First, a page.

Blitz the dangerous body fat stores that you can't see - and attack proof your heart
Our priorities are all out of shape. When we worry about fat, we focus on the stuff you can pinch between your fingers, the stuff that droops over waistbands and sabotages the silhouette.
But something far more sinister is going on beneath the slightly wobbly surface. When it comes to fat, what you see is
not necessarily what you’ve got.
Get your fats right
Adipose tissue – plain old fat to you and me – comes in a variety of forms. The stuff just beneath your skin is called subcutaneous fat. It’s not particularly pretty but nor is it particularly harmful, so long as you don’t carry it in excess.
Visceral fat, however, is something else entirely. “This builds up deep in your abdomen from the top of the liver down. It surrounds your organs, so your liver, pancreas and kidneys are cushioned and floating in a mass of fat,” says Professor Jimmy Bell, a researcher at Imperial College in London who uses MRI technology to map fat in the body.
In recent years, scientists have confirmed that as far as your health is concerned it’s what’s on the inside that counts. The hidden fat, the tiny globules seeping into your organs and flowing through your bloodstream, is what increases a person’s risk of type II diabetes, heart attacks and other chronic health conditions.
A recent study published in the journal Hypertension Research is one of many to have established a link between visceral abdominal fat and coronary heart disease.
The usual suspects are to blame – too much pastry and not enough panting. Genetics plays a role as always, but research has linked visceral fat with sedentary living and poor diets filled with empty carbs, plus saturated and hydrogenated fats. A new study in the Journal of Nutrition also found that high consumption of fructose, found most commonly in fizzy drinks, led to higher levels of the culprit.
“Weight has become too much of the story,” Bell says. “What everybody should really try to reduce is the fat in the wrong places. That’s the stuff within the organs and in the visceral area.”
And he really does mean everybody. Visceral fat is an equal opportunities sort of killer: it affects both sexes and you don’t have to be morbidly obese to carry it. In fact, researchers like Bell have come up with a classification for people who mistakenly think they’re lean and healthy just because they don’t store much subcutaneous fat beneath the skin. They’re known as TOFIs (thin outside, fat inside).
A man who looks trim but doesn’t exercise and regularly eats badly is likely to carry more visceral fat than is healthy. Compare that with a Japanese sumo wrestler who shovels thousands of calories into his body every day but stays active for his sport. The wrestler is more likely to store his fat near the surface and therefore enjoy better ‘metabolic health’ than the skinny ‘fat’ man who wrongly assumes that just because he can’t see it, it isn’t there.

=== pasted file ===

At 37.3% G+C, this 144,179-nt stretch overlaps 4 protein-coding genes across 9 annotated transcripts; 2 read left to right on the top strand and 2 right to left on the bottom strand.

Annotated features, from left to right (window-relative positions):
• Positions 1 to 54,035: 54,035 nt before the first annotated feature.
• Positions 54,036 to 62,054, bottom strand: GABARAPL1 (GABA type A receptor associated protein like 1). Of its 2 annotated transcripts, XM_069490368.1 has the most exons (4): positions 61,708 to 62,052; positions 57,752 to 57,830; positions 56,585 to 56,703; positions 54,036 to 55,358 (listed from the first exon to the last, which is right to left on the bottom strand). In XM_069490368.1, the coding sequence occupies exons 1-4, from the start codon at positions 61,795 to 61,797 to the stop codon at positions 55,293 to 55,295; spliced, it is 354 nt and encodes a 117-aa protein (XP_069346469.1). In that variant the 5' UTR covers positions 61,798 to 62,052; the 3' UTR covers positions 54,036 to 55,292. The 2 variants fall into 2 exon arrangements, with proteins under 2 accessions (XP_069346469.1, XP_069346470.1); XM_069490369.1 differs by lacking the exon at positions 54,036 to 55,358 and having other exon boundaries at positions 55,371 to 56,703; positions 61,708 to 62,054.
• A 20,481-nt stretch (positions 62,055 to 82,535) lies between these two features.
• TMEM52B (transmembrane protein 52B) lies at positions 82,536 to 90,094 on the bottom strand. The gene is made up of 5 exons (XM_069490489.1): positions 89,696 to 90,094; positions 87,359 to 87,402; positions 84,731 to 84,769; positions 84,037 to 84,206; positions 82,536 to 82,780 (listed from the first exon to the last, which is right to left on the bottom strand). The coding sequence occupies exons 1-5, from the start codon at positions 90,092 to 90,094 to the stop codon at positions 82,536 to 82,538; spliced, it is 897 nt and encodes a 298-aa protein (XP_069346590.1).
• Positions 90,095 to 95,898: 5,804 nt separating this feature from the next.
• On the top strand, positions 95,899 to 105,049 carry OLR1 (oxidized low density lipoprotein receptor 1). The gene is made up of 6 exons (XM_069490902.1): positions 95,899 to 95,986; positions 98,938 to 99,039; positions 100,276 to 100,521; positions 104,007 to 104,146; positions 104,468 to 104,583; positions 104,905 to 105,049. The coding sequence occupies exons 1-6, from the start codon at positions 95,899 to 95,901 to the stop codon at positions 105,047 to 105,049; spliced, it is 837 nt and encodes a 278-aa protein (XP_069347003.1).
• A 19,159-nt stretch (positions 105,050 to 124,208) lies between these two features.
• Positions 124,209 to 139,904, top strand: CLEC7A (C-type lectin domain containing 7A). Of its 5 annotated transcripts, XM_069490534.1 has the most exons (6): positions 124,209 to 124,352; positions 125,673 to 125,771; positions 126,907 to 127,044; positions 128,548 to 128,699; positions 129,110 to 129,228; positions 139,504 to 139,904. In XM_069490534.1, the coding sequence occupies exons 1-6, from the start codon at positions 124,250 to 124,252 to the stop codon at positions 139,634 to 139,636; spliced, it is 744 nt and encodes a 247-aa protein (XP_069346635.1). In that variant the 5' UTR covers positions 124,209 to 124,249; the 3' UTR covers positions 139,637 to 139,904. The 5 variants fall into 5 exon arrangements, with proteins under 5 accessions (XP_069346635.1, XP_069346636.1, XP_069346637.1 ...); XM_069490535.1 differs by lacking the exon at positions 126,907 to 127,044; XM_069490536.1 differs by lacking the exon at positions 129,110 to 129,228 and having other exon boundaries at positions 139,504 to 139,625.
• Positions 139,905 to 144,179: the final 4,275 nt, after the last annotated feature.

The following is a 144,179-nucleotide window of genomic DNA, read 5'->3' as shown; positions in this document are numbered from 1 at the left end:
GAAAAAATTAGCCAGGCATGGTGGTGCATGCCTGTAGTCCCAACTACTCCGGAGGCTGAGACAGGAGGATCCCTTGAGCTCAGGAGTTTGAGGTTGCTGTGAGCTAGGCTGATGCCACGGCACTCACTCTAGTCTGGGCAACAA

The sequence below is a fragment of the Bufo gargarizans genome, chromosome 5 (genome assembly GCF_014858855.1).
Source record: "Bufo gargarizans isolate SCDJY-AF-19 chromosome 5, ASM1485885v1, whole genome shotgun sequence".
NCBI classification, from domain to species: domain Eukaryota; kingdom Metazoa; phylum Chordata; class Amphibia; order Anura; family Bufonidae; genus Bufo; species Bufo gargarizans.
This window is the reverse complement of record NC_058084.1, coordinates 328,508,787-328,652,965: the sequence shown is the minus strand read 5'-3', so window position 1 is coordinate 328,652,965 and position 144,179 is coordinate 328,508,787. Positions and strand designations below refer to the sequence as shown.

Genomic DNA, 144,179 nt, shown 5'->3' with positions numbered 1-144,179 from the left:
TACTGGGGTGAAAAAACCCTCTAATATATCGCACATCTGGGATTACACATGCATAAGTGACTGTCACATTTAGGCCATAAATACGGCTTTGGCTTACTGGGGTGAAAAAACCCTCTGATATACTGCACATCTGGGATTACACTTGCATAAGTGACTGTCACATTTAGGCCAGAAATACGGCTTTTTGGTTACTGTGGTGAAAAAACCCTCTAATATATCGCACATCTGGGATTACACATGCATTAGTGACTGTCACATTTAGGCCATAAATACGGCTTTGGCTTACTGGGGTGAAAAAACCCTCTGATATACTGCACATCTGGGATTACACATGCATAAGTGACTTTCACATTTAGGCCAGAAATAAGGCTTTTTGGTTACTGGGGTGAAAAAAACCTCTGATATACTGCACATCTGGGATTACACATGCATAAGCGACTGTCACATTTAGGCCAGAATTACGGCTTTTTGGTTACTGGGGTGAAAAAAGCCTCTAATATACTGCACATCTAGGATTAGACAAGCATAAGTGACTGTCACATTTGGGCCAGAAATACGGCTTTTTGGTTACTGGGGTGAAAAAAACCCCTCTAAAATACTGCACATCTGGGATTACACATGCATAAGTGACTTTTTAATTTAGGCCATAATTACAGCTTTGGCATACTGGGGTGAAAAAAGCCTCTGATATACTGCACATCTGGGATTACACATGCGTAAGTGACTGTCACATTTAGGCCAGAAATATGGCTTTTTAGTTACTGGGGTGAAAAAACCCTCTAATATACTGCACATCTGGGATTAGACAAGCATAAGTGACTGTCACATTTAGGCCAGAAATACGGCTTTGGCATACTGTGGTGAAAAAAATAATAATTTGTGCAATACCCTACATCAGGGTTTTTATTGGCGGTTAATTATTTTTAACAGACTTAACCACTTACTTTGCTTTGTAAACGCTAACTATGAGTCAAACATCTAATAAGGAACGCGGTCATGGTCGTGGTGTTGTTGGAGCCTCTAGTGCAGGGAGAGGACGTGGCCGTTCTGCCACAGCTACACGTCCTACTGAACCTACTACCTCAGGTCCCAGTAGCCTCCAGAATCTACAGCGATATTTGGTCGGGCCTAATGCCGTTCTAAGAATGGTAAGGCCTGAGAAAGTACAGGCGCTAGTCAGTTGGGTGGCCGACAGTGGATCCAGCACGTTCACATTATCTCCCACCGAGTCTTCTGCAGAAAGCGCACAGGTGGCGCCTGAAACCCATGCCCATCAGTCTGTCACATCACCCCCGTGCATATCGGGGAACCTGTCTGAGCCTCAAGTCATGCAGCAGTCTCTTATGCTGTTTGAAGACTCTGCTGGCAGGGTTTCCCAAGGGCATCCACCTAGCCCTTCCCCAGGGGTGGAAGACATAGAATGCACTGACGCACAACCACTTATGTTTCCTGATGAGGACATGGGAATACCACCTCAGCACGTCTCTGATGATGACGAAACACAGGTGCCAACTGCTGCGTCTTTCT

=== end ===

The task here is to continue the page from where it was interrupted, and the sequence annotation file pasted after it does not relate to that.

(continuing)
Why is visceral fat so dangerous? “Fat is an organ,” says Alan White, professor of men’s health at Leeds Metropolitan University. “It’s metabolically active – it’s sends signals and toxic chemicals to the rest of the body that increase your risk of diabetes and heart disease.”
Scientists don’t fully understand all of the mechanisms but one thing we do know is that when you accumulate visceral fat it oozes into some of your internal organs, including the heart. It also gets into your liver, where the effects are particularly destructive. “It sends inflammatory signals around the body and also continues to produce glucose even when the body has enough,” says Bell. That increases your risk of type II diabetes.
Other signals seem to go to the brain. “It makes people more lethargic and less likely to exercise. That, of course, causes even more problems so it becomes a vicious circle.”
From your liver, the fat also seeps into your blood in the form of cholesterol and triglycerides. These tiny parcels of fat slowly build up, gradually turning your bloodstream into a landfill for microscopic blubber. The process is called atherosclerosis.
As more and more fat is deposited on the walls of your arteries it forms a hard substance called plaque, which clogs up the system.
Your heart must work harder to pump the blood through ever-narrowing corridors. In the worst cases, it causes blood clots and increases your risk of cardiovascular disease.
In evolutionary terms, the body was not designed for this. “The body was not created to have too many calories put in,” Bell says. “Evolution did not ‘predict’ this so it has no defence for it.” Which means one thing: it’s down to you to fix it.
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